Rumah Limas South Sumatra: Unique and Philosophical

Limas house and its picture on the IDR 10,000 note (Photo: Doc - Rumah Limas (Limas House) is a traditional house in South Sumatra Province (Sumsel), Sumatra Island, Indonesia.

Rumah Limas style is like a house on stilts, has five philosophical levels according to geography and the beliefs of the local community.

As the name implies, Rumah Limas is a traditional pyramid-shaped house made on stilts (poles).

This typical building of the Palembang area is built multi-storey. The collection of levels is referred to by the community as Bengkalis which has its own meaning.

The area of Rumah Limas ranges from 400 to 1000 square meters, and is often loaned by homeowners to be used as a venue for weddings and traditional events.

Almost all parts of Rumah Limas are made of wood. The selection of wood is not without reason, but according to the character of the wood and the beliefs of the people in South Sumatra.

Uniquely, the types of wood used are superior wood and reportedly only thrives in the area whose capital is Palembang.

For the foundation, unglen wood is usually used, wood that has a strong structure and is water resistant. Meanwhile, for the frame of the house, Seru wood is used.

This wood is quite rare and deliberately not used for the bottom of the house because in local culture, Seru wood is forbidden to be stepped on and stepped on.

Especially for walls, floors, windows and doors using Tembesu wood, which has advantages from an ecological and economic point of view.

The thickness of South Sumatran culture can be seen from the carvings and ornaments on the doors, walls and roof of the Limas House which depict local cultural values.

Rumah Limas does have a lot of deep philosophies, consisting of five levels with different meanings and functions.

The five levels of rooms are arranged using the Kekijing philosophy, where each room is arranged based on its occupants, namely age, gender, talent, rank, and dignity.

The first level or called Pagar Tenggalung is a wide expanse of space without dividing walls.

This verandah-like room is used as a place to receive guests who come during traditional events.

Uniquely, outsiders cannot see the activity in the room. Meanwhile, from the inside can see the atmosphere outside.

Another interesting thing is the fan door or door which when opened will form the ceiling of the room.

The second level or called Jogan is a gathering place for male household members.

Go deeper or at the third Kekijing, it has more privacy than the previous room. The position of the floor is higher and insulated.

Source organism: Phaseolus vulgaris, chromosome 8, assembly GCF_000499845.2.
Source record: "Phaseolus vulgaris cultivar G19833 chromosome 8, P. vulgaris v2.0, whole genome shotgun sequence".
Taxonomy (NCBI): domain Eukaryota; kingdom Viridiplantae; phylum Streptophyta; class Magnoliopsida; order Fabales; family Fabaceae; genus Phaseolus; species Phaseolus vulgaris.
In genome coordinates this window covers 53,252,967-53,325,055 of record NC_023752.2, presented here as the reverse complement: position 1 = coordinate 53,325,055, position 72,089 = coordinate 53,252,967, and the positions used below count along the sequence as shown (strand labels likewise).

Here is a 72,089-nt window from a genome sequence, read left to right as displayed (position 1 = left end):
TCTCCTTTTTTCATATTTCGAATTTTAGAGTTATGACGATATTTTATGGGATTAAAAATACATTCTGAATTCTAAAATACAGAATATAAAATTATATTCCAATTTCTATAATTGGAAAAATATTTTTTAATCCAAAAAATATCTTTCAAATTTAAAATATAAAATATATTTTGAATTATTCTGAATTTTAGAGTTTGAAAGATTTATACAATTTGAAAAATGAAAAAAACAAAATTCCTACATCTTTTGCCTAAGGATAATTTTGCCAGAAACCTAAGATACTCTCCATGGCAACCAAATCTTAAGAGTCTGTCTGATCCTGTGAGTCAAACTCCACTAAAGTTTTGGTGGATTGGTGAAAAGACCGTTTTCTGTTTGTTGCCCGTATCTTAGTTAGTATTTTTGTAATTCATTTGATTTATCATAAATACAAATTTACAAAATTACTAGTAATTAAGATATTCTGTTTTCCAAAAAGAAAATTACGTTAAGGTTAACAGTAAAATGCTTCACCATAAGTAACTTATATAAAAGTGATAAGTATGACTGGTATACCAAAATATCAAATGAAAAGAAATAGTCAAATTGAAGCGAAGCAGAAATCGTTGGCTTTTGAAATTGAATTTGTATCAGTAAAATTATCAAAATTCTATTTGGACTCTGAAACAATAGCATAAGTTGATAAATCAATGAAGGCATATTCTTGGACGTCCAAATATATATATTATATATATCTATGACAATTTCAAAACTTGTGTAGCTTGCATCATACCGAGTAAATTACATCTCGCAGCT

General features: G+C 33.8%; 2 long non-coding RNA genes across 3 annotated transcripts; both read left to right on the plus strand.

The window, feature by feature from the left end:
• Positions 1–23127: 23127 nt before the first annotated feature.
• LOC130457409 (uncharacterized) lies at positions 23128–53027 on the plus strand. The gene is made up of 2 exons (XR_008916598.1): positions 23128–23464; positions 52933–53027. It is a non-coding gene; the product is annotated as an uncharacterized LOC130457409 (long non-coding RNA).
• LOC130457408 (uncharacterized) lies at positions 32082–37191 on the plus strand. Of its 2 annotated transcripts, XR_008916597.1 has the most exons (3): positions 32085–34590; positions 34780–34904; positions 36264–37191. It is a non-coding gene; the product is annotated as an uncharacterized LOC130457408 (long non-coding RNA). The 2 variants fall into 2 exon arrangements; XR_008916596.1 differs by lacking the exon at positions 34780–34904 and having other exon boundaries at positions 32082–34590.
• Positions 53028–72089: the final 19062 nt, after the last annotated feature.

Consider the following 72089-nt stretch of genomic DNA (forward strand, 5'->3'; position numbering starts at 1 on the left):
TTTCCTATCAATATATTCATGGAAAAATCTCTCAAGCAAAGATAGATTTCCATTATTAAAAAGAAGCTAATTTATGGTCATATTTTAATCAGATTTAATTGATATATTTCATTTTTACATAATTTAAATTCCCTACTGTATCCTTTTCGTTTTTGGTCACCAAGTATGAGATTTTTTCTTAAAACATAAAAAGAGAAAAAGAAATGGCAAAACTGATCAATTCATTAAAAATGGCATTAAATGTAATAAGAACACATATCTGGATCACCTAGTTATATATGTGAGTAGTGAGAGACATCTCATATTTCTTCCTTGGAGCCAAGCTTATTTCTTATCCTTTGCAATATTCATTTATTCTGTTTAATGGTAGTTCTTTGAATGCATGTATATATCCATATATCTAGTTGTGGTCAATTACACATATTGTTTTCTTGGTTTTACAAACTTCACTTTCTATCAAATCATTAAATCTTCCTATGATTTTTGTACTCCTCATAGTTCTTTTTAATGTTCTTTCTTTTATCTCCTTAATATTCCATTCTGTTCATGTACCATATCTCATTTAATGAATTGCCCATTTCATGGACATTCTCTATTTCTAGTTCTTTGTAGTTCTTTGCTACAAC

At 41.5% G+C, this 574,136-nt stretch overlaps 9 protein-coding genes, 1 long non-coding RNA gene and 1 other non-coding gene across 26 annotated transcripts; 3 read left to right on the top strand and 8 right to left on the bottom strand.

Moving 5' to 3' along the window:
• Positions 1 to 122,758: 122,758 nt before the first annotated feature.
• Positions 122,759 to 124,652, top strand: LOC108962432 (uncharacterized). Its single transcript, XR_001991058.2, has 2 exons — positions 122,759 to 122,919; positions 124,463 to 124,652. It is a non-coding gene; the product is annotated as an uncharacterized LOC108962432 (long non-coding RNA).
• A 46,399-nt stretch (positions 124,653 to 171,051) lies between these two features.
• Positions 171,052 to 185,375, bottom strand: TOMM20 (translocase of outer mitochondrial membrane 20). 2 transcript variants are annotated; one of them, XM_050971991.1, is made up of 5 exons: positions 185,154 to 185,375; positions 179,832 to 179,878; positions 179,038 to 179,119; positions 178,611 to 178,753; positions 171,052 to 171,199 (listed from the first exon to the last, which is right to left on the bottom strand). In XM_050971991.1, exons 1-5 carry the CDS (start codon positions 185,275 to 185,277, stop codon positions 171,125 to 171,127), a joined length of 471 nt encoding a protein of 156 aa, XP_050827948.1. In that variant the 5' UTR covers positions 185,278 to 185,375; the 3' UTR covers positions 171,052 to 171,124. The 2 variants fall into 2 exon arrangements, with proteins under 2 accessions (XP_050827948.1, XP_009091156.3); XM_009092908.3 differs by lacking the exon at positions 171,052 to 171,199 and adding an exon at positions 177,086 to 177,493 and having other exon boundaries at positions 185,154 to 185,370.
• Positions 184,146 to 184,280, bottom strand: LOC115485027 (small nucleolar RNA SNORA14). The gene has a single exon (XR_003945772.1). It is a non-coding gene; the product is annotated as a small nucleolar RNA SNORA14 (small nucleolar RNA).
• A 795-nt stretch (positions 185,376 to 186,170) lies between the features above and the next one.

This third level room is only used by specially invited guests when the home owner is holding a hajat.

Especially people who are respected and have blood ties with the voters of the house, are welcome to go to the fourth level.

Like the Dapunto and Datuk, the elder invited guests. Finally, the fifth level or called Gegajah has the widest room compared to the other rooms.

This room is more special and more private, only people who have a very high position in the family or society can enter.

Inside the room on the fifth level, there is a raised floor for deliberations called Amben, and the bridal chamber if the owner of the house is having a wedding.

If you look at the top of the roof, you can see simbar ornaments in the form of horns and jasmine. Aside from being an ornament, this simbar functions as a lightning rod.

Jasmine symbolizes majesty and harmony, the two-horned simbar means Adam and Eve, the three horns mean the sun-moon-stars, the four horns mean the companions of the prophet, and the simbar with five horns represents the pillars of Islam.

Another interesting fact, the Limas House or in Indonesian Rumah Limas was built facing east and west. The part that faces west is called Matoari Edo or means sunrise which symbolizes new life.

Meanwhile, those facing east are called Matoari Mati which means sunset or symbolizes the end of life.

Now, Rumah Limas is rarely built as a place to live. However, that doesn't mean there are no Limas Houses anymore.

After getting to know and knowing the facts about Rumah Limas, for visitors who are curious to see this traditional house in person, they can visit the Balaputera Dewa Museum on Jalan Srijaya Negara I, Palembang City.

Apart from that, the shape of the Rumah Limas building, this traditional South Sumatran house, can also be found on the back of the IDR 10,000 note issued in 2015 and 2010.

Meanwhile, the front side of the IDR 10,000 note has a picture of Sultan Mahmud Badaruddin II, the Sultan of Palembang who reigned from 12 April 1804 – 14 May 1812. (K-MP/IND)


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